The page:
|YAMAHA SUPER TENERE
We had a brief affair with the new Yamaha twin-cylinder adventure bike last year and loved it. It’s more high tech than most of its kind, with a traction-control mode that doesn’t let the rear wheel spin. This can be disabled when wheelspin is just part of the fun. Yamaha offers sturdy luggage and other accessories.
KTM 990 ADVENTURE
There are some riders who are just too small to deal with something as massive as the R1200GS, but they still want all the off-road panache and luxury. That’s why the F800GS exists. It’s a vertical twin with a chain drive, but it can be loaded with all the same long-distance trappings as the big guy.
This is positioned as kind of an entry-level BMW. At 652cc, it has a smaller displacement than the “other” 650 in BMW’s line, using a single-cylinder, DOHC motor manufactured by Kymco. The seat height is deliberately low, and the machine weighs a claimed 386 pounds without fuel, making it a featherweight adventure bike.
This machine is a much more capable dirt bike than most people assume. It isn’t that far removed from the original XR600R dirt bike that Scott Summers raced in the East and guys like Johnny Campbell raced in Baja. The dual-sport version has an electric starter and a few more pounds, and these days it has very dated ergonomics.
|SUZUKI V-STROM 650ABS
Suzuki has been very conservative about releasing updated models in recent years. But one of the early 2012s is the adventure-oriented V-Strom. It’s a bike rarely used off-road, but clearly it has the look and features for dirt-road touring. For 2012 it gets ABS, which is becoming more common on adventure bikes due to insurance and regulations.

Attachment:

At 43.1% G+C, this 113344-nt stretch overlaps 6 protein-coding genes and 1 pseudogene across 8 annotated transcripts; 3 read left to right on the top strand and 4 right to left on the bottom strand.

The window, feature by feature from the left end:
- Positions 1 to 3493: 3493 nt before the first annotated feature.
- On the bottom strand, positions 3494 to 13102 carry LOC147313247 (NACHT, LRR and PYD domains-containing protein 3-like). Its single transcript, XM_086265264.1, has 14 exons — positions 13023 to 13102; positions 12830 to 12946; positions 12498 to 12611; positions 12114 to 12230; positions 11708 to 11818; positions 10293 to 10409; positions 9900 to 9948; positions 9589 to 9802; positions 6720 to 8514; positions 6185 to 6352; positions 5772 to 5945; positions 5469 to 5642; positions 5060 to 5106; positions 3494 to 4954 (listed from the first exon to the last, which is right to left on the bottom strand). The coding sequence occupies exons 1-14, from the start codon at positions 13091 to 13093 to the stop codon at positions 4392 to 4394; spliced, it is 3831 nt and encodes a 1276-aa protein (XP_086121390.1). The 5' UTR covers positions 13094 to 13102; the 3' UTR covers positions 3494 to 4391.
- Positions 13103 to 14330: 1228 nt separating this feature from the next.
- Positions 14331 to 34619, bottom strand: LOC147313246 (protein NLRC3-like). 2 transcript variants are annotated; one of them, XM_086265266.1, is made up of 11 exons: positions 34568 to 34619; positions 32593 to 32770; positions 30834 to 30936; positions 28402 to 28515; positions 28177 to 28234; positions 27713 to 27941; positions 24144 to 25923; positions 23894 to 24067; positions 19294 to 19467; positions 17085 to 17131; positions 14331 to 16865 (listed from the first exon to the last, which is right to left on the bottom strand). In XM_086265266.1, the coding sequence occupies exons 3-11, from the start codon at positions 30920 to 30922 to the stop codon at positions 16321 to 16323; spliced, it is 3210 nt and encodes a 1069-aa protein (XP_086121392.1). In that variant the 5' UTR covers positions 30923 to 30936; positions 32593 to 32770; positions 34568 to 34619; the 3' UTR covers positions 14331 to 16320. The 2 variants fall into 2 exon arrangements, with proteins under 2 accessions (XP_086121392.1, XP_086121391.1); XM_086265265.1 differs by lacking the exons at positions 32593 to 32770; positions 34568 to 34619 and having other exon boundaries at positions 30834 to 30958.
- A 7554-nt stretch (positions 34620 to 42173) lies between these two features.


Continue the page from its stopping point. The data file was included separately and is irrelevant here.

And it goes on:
Husqvarna was actually the first company to offer what we now call “hardcore” dual-sport bikes. The TE511 and TE449 carry on that tradition as dirt bikes that are street-legal. They are big machines, but the suspension is stiffer this year and the fuel injection much smoother. They, too, use the BMW motor with the crank-mounted clutch.
It turns out that 350cc is a great size for a dual-sport, so Beta downsized its 450 and now offers a choice for the same price. The 350’s bore is 8mm smaller and the stroke is 6.4mm shorter. Otherwise, they both have a new chromoly frame this year, along with Marzocchi/Sachs suspension and a six-speed gearbox.
We absolutely loved the TE310 dual-sport bike in 2011. Our test bike ran perfectly once we configured it in competition mode. But metering inconsistencies from one model to the next plagued the production run. The issues seem to be worked out now. Husky will make a limited run of short-seat-height versions.
A couple of years ago, Yamaha tried to make a big splash with the aluminum-frame, fuel-injected 250. It overshot the market with too much complexity and a high expense. Now, the old-world XT250 makes up for it with a good price and simplicity. The XT has an air-cooled, two-valve motor that’s been around for years.
When Yamaha came out with this bike in the early ’90s, no one could have guessed what would happen. It became the all-time favorite bumper bike on motor homes all across America. It’s small, light, inexpensive and has a super-low seat height thanks to its funky little wheels. The air-cooled. two-valve motor will run forever.